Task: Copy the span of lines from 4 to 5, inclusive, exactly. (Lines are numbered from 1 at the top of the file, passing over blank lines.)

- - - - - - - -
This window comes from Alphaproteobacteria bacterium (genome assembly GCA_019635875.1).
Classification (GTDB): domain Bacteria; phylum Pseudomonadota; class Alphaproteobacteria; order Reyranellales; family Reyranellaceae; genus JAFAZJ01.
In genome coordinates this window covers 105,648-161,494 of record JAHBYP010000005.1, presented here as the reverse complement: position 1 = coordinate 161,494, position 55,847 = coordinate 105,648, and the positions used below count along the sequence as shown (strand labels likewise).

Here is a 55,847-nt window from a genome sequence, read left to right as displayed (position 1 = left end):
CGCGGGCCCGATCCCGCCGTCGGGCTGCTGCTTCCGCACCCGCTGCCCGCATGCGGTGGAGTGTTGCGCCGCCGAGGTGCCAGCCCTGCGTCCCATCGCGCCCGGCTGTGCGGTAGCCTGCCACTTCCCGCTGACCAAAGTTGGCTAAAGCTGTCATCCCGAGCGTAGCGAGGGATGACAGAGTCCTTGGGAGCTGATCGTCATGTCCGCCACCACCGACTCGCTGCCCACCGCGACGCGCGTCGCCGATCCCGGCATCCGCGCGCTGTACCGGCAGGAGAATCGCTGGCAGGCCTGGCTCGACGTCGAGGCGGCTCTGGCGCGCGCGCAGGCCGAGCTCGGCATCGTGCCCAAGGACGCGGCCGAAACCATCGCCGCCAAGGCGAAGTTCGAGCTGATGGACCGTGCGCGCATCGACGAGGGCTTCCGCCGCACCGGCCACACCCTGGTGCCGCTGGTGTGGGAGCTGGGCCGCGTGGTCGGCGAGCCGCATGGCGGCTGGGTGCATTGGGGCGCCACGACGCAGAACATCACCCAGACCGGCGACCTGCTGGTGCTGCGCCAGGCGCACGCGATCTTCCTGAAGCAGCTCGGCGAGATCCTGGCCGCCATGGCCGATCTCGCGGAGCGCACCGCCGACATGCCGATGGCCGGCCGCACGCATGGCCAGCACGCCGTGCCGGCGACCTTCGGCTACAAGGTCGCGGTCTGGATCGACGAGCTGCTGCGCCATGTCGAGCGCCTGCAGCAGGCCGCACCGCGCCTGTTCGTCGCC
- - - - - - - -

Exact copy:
Here is a 55,847-nt window from a genome sequence, read left to right as displayed (position 1 = left end):
CGCGGGCCCGATCCCGCCGTCGGGCTGCTGCTTCCGCACCCGCTGCCCGCATGCGGTGGAGTGTTGCGCCGCCGAGGTGCCAGCCCTGCGTCCCATCGCGCCCGGCTGTGCGGTAGCCTGCCACTTCCCGCTGACCAAAGTTGGCTAAAGCTGTCATCCCGAGCGTAGCGAGGGATGACAGAGTCCTTGGGAGCTGATCGTCATGTCCGCCACCACCGACTCGCTGCCCACCGCGACGCGCGTCGCCGATCCCGGCATCCGCGCGCTGTACCGGCAGGAGAATCGCTGGCAGGCCTGGCTCGACGTCGAGGCGGCTCTGGCGCGCGCGCAGGCCGAGCTCGGCATCGTGCCCAAGGACGCGGCCGAAACCATCGCCGCCAAGGCGAAGTTCGAGCTGATGGACCGTGCGCGCATCGACGAGGGCTTCCGCCGCACCGGCCACACCCTGGTGCCGCTGGTGTGGGAGCTGGGCCGCGTGGTCGGCGAGCCGCATGGCGGCTGGGTGCATTGGGGCGCCACGACGCAGAACATCACCCAGACCGGCGACCTGCTGGTGCTGCGCCAGGCGCACGCGATCTTCCTGAAGCAGCTCGGCGAGATCCTGGCCGCCATGGCCGATCTCGCGGAGCGCACCGCCGACATGCCGATGGCCGGCCGCACGCATGGCCAGCACGCCGTGCCGGCGACCTTCGGCTACAAGGTCGCGGTCTGGATCGACGAGCTGCTGCGCCATGTCGAGCGCCTGCAGCAGGCCGCACCGCGCCTGTTCGTCGCC